If you could look inside your head, would you find the thought center of your mind dotted with the warts of worry and the ulcers of anxiety? If so, you might find some comfort in the potent promise of Isaiah 26:3: You keep him in perfect peace whose mind is stayed on you, because he trusts in you.
Here’s the simple truth of this verse: If your mind is not staying on God, it’s straying from Him, and it’s easily disoriented by the worries of life. Undisciplined thoughts leave room for unfounded arguments that foster fear; however, Christ-centered thinking augments your faith and smothers the fires of anxiety.
Billy Graham has said, Historians will probably call our era “the age of anxiety.” Anxiety is the natural result when our hopes are c entered on anything short of God and His will for us.
Worry and anxiety are expressions of fear and both can be attributed to a sense of lacking or loneliness. The next time your mind begins to agonize over thoughts like these, mobilize by taking these steps:
- Focus on God: I sought the Lord, and he heard me, and delivered me from all my fears. ~Psalm 34:4
- Claim the promise of God’s presence: Be strong and brave! Don’t be afraid and don’t panic, for I, the Lord your God, am with you in all you do. ~Joshua 1:9
- Believe God loves you: The Lord your God is in your midst, the Mighty One, will save; He will rejoice over you with gladness; He will quiet you with His love; and, He will rejoice over you with singing. ~Zephaniah 3:17
- Get a grip on life: For I, the Lord your God, hold your right hand; it is I who say to you, “Fear not, I am the one who helps you.” ~Isaiah 41:13
Peace I leave with you; my peace I give to you. Not as the world gives do I give to you. Let not your hearts be troubled, neither let them be afraid.
The phone rang twice, and then I heard Johnny Lawson’s voice say a raspy, “Hello.” I said, “I just called to see if you’re still among the living.” He replied, “Hi Stan, I still recognize your voice after all of these years.”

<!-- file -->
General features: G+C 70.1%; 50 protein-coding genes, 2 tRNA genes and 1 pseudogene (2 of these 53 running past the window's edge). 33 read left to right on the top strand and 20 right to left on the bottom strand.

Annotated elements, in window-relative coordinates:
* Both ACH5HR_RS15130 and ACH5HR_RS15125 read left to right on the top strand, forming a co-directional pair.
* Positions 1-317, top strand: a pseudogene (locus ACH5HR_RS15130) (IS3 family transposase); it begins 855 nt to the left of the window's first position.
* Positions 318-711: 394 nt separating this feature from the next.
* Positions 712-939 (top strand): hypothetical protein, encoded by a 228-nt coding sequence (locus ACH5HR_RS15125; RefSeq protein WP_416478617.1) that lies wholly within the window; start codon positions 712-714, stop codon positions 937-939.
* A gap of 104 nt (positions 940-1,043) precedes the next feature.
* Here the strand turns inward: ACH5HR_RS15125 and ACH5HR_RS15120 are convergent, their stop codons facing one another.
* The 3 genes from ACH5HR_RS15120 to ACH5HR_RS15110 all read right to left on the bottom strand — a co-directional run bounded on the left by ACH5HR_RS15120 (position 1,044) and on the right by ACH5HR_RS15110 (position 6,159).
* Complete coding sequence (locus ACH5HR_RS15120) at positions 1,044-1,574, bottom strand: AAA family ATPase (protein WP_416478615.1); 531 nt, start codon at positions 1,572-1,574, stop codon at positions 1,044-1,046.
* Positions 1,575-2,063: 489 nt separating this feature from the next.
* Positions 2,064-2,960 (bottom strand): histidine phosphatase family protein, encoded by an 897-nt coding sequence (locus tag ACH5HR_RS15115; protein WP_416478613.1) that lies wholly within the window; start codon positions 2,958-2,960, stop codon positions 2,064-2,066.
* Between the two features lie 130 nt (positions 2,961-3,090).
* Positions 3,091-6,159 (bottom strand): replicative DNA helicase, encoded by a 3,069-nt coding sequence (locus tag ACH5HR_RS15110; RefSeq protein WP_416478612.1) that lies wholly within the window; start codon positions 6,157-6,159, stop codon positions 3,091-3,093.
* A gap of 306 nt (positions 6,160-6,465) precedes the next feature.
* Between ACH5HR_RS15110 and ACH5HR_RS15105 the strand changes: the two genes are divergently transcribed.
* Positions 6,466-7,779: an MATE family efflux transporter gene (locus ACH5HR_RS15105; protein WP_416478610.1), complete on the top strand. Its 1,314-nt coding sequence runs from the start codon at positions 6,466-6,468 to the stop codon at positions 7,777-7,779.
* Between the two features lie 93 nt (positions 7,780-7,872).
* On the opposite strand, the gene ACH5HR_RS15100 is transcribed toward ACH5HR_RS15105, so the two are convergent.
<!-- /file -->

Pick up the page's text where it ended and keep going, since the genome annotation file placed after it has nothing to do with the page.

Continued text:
Johnny was my immediate supervisor when I reported for duty at Peterson Field, in Colorado Springs. I had one measly stripe sewn to my shirt sleeve and a big mouth that kept getting me into trouble. Fortunately, Johnny’s uniform was lined with stripes, and he had my back.
Each year when October makes its appearance on the calendar. I think quite a bit about Johnny. I’ve called this fine man my friend for the past 43 years.
Johnny did more than save my hide, he was also instrumental in saving my soul. Through the wonderful kindness of him and his family, I came to know Jesus as my Savior.
When I think of Johnny, I think of the way Solomon spoke of friends:
- Some friends may ruin you, but a real friend will be more loyal than a brother (Proverbs 18:24)
- A true friend loves regardless of the situation, and a real brother exists to share the tough times (Proverbs 17:17)
- In the same way that iron sharpens iron, a person sharpens the character of his friend (Proverbs 27:17).
I have to agree with Charles Spurgeon, “Friendship is one of the sweetest joys of life. Many might have failed beneath the bitterness of their trial, had they not found a friend.”
In October of 1972, Johnny Lawson walked into the emergency where I was being treated for a severe head injury. Over the next month, he and his family went far beyond the call of duty to help nurse me back to health.
Had this friend not found me, I might have failed beneath the bitterness of my trial. Johnny Lawson is my definition of what a friend is to be.